CD200 is an immunomodulatory molecule overexpressed in childhood B cell precursor (BCP) acute lymphoblastic leukaemia (ALL). In minimal residual disease (MRD) low risk cases it has been shown that only CD200+ cells could engraft and self-renew in NOD.Cg-PrkdcscidIl2rgtm1Wjl (NSG) mice, making CD200 a very attractive target for these cases. Parthenolide (PTL) has been shown to eradicate CD34+/CD19+, CD34+/CD19- and CD34- leukaemia initiating cell (LIC) populations in BCP ALL. However, the effects of PTL on CD200 subpopulations are not known. In vivo responses to therapy can be restricted by components of the bone marrow microenvironment. Mesenchymal stem cells (MSC) have been shown to protect T-ALL cells from PTL by modulating reactive oxygen species (ROS) activity. This protection could be reversed with the use of sulfasalazine (SSZ), an inhibitor of the cystine uptake transporter xc-. SSZ blocks cysteine generation and release in MSC resulting in elevated ROS levels in T-ALL and increased sensitivity to PTL. This study investigated the effects of PTL and SSZ on unsorted, CD200+ and CD200- BCP-ALL subpopulations in the presence of MSC. Six MRD low risk and 4 risk cases were co-cultured on MSC, at a 2:1 ratio, 1 hour prior to addition of PTL at various doses up to 10mM. After 24 hours, cells were stained with Annexin V and PI and viability was assessed by flow cytometry. In the absence of MSC, low risk cases were slightly less sensitive to PTL with an IC50 of 2.23mM compared to risk ones (IC50 1.54mM, P=0.61). Interestingly, 4 of 6 low risk cases, which were less sensitive to PTL, had normal karyotypes, while the 2 responsive cases had t(12;21). When unsorted ALL cells were co-cultured with MSC, cell survival significantly increased following PTL treatment at doses up to 7.5mM. In low risk cases viability increased from 8.8±19.4% to 30.0±20.4% at 7.5mM PTL (P<0.0001) and in the risk group from 7.2±8.5% to 26.2±20.8% (P=0.04). To investigate whether the protective effect of MSC could be reversed and sensitivity to PTL re-established, SSZ (300mM) was added to MSC cultures 1 hour prior to the addition of ALL cells. In low risk cases, addition of SSZ significantly reduced survival from 47.9±26.2% to 36.0±21.5% at 5mM PTL (P=0.02) and from 30.0±20.4% to 13.7±11.5% at 7.5mM (P=0.001). In risk cases, SSZ reduced the IC50 from 4.29 to 3.37mM PTL and ALL viability decreased from 25±38% to 12±13% at 10mM. PTL was effective against all subpopulations in a subset of 3 low risk and 3 risk cases sorted into CD34+/CD200+, CD34+/CD200-, CD34-/CD200+ and CD34-/CD200- subfractions. In low risk cases, IC50 ranged from 1.3 to 1.8mM in CD34+/CD200+ and CD34-/CD200+ subpopulations with CD34-/CD200- cells slightly less responsive (IC50 2.4mM). Similar results were observed in risk cases, with IC50 ranging from 0.64mM in CD34+/CD200- cells to 3.1mM in CD34-/CD200- cells. The presence of MSC had limited effects on survival of 3 of these subpopulations in low risk cases where viability increased by only 1.5 to 3 fold after PTL treatment. Interestingly, in the CD34+/CD200+ subpopulation, median viability improved 43 fold from 0.7% to 30.2% (range 0.2-34.2%, P=0.32). SSZ reversed this MSC protection and ALL survival following PTL treatment was almost halved (16.9% viable, range 1.6-30.1%, P=0.59). A modest protective effect against PTL was also observed in 3 subpopulations in risk cases with viabilities 1.8 to 2.8 fold higher in the presence of MSC. CD34-/CD200+ cells benefited most from MSC support and median viability increased 21 fold from 3.0% to 63% (range 2.2-90.4%, P=0.5). The addition of SSZ reversed this protective effect and ALL survival was reduced to levels similar to those observed with PTL alone. In conclusion, this study has shown that PTL was very effective against unsorted and all CD200+ or CD200- subpopulations in both low risk and risk BCP ALL cases, confirming its potential as an effective agent in ALL, which is not limited by surface marker expression on target cells. While sensitivity to PTL was reduced in the presence of MSC, it was largely regained with the use of SSZ in the unsorted and CD34+/CD200+ cells in low risk cases and CD34-/CD200+ cells in the risk cases, indicating CD200+ LIC could be effectively targeted using this combination. These data highlight the importance of combining cancer therapies with agents that restrict the effects of the microenvironmental niche to overcome drug resistance in cancer.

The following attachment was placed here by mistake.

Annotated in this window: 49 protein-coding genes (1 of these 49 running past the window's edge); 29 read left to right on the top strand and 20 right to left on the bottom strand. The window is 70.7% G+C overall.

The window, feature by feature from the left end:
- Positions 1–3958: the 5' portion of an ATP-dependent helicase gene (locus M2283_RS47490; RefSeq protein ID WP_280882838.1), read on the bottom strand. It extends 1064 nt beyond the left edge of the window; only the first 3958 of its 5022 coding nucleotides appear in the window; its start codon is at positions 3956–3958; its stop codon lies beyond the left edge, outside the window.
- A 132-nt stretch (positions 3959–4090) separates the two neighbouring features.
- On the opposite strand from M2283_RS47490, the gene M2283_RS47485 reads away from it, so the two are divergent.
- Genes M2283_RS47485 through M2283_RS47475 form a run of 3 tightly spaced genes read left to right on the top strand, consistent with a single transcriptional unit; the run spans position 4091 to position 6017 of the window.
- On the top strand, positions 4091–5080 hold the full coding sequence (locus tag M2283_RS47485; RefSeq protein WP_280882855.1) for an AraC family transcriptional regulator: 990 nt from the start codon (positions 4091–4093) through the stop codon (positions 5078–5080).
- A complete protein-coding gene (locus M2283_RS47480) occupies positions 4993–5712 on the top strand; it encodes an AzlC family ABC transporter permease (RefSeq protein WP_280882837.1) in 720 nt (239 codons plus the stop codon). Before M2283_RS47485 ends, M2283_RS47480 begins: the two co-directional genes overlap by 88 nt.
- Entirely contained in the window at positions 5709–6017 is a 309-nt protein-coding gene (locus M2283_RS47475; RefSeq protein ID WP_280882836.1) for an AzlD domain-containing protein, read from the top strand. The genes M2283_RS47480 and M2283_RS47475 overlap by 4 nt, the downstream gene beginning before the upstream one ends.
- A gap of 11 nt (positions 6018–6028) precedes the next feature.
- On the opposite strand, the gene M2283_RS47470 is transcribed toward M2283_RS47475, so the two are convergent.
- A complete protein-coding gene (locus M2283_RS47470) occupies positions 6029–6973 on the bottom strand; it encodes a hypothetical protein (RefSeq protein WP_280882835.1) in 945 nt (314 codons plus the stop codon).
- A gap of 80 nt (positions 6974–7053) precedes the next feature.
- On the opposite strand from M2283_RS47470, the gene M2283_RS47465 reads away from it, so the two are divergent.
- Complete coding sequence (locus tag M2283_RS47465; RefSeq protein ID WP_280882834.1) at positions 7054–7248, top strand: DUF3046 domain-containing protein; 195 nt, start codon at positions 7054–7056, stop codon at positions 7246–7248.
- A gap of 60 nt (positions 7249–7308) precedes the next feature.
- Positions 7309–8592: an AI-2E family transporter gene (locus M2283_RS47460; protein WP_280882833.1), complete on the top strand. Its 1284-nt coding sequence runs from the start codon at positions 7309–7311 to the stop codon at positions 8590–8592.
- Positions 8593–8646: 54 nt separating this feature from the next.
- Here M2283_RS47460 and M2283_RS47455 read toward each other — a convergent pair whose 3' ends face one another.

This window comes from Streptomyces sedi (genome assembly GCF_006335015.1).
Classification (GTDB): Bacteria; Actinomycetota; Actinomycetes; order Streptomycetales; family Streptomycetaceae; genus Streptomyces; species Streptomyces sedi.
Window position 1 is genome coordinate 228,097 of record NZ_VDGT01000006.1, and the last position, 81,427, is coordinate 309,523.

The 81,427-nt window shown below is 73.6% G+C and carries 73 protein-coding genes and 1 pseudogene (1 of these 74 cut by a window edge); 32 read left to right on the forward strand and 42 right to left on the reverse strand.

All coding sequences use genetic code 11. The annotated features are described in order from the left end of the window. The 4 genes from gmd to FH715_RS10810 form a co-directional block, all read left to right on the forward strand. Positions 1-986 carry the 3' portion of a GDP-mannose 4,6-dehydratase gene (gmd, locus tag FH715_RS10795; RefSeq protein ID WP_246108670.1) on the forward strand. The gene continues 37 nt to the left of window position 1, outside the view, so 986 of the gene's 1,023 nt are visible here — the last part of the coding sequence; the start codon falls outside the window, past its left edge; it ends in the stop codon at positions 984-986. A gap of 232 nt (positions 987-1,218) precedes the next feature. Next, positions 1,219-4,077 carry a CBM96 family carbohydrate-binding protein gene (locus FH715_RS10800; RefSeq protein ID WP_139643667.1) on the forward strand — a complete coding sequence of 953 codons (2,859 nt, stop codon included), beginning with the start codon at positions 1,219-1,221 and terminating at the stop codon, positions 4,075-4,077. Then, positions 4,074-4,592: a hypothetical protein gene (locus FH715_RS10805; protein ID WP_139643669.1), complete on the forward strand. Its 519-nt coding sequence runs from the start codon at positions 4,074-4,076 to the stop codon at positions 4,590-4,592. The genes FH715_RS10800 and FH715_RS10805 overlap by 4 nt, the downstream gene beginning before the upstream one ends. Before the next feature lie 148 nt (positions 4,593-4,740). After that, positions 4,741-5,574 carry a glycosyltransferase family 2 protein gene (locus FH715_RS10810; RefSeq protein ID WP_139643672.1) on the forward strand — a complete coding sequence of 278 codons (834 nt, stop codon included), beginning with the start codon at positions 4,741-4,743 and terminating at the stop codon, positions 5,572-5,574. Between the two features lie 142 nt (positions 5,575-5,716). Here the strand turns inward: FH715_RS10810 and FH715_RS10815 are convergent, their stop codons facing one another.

No relevant conflicts of interest to declare.

Author notes


Asterisk with author names denotes non-ASH members.

Sign in via your Institution